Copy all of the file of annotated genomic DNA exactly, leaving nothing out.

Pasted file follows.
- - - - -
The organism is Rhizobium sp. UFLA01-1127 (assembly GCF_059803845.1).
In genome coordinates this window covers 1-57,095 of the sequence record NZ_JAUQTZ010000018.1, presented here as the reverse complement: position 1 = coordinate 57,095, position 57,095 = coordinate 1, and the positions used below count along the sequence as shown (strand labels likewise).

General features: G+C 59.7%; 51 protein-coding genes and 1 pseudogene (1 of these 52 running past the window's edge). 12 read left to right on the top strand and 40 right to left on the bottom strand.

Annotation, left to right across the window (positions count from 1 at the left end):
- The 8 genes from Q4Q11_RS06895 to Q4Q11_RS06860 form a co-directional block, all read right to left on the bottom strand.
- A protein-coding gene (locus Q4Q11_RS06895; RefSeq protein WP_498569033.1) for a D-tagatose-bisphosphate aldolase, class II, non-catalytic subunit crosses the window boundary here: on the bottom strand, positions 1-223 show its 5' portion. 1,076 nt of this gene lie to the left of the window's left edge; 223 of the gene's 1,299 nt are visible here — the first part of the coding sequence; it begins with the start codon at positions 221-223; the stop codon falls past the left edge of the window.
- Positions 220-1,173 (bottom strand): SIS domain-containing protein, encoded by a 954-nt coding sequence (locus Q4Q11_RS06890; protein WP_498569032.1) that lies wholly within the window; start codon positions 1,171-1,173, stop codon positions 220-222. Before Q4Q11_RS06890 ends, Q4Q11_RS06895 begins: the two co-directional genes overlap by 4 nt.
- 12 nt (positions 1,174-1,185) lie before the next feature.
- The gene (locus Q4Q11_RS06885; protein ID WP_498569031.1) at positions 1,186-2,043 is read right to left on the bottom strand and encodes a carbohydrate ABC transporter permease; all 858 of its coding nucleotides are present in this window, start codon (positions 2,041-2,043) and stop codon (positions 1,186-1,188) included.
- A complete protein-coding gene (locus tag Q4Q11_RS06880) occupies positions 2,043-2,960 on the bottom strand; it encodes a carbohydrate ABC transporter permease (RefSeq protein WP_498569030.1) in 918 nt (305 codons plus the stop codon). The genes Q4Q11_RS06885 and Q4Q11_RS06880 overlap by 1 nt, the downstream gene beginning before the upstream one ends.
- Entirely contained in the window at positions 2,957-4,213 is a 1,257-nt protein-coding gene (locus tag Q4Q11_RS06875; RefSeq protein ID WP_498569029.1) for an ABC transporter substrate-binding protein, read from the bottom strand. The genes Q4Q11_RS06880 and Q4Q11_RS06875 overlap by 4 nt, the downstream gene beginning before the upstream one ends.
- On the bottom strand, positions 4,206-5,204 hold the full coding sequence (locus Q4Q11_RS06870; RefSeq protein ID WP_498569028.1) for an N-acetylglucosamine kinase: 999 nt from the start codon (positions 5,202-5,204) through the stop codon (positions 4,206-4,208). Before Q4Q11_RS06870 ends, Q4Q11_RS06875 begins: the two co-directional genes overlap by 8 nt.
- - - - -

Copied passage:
The organism is Rhizobium sp. UFLA01-1127 (assembly GCF_059803845.1).
In genome coordinates this window covers 1-57,095 of the sequence record NZ_JAUQTZ010000018.1, presented here as the reverse complement: position 1 = coordinate 57,095, position 57,095 = coordinate 1, and the positions used below count along the sequence as shown (strand labels likewise).

General features: G+C 59.7%; 51 protein-coding genes and 1 pseudogene (1 of these 52 running past the window's edge). 12 read left to right on the top strand and 40 right to left on the bottom strand.

Annotation, left to right across the window (positions count from 1 at the left end):
- The 8 genes from Q4Q11_RS06895 to Q4Q11_RS06860 form a co-directional block, all read right to left on the bottom strand.
- A protein-coding gene (locus Q4Q11_RS06895; RefSeq protein WP_498569033.1) for a D-tagatose-bisphosphate aldolase, class II, non-catalytic subunit crosses the window boundary here: on the bottom strand, positions 1-223 show its 5' portion. 1,076 nt of this gene lie to the left of the window's left edge; 223 of the gene's 1,299 nt are visible here — the first part of the coding sequence; it begins with the start codon at positions 221-223; the stop codon falls past the left edge of the window.
- Positions 220-1,173 (bottom strand): SIS domain-containing protein, encoded by a 954-nt coding sequence (locus Q4Q11_RS06890; protein WP_498569032.1) that lies wholly within the window; start codon positions 1,171-1,173, stop codon positions 220-222. Before Q4Q11_RS06890 ends, Q4Q11_RS06895 begins: the two co-directional genes overlap by 4 nt.
- 12 nt (positions 1,174-1,185) lie before the next feature.
- The gene (locus Q4Q11_RS06885; protein ID WP_498569031.1) at positions 1,186-2,043 is read right to left on the bottom strand and encodes a carbohydrate ABC transporter permease; all 858 of its coding nucleotides are present in this window, start codon (positions 2,041-2,043) and stop codon (positions 1,186-1,188) included.
- A complete protein-coding gene (locus tag Q4Q11_RS06880) occupies positions 2,043-2,960 on the bottom strand; it encodes a carbohydrate ABC transporter permease (RefSeq protein WP_498569030.1) in 918 nt (305 codons plus the stop codon). The genes Q4Q11_RS06885 and Q4Q11_RS06880 overlap by 1 nt, the downstream gene beginning before the upstream one ends.
- Entirely contained in the window at positions 2,957-4,213 is a 1,257-nt protein-coding gene (locus tag Q4Q11_RS06875; RefSeq protein ID WP_498569029.1) for an ABC transporter substrate-binding protein, read from the bottom strand. The genes Q4Q11_RS06880 and Q4Q11_RS06875 overlap by 4 nt, the downstream gene beginning before the upstream one ends.
- On the bottom strand, positions 4,206-5,204 hold the full coding sequence (locus Q4Q11_RS06870; RefSeq protein ID WP_498569028.1) for an N-acetylglucosamine kinase: 999 nt from the start codon (positions 5,202-5,204) through the stop codon (positions 4,206-4,208). Before Q4Q11_RS06870 ends, Q4Q11_RS06875 begins: the two co-directional genes overlap by 8 nt.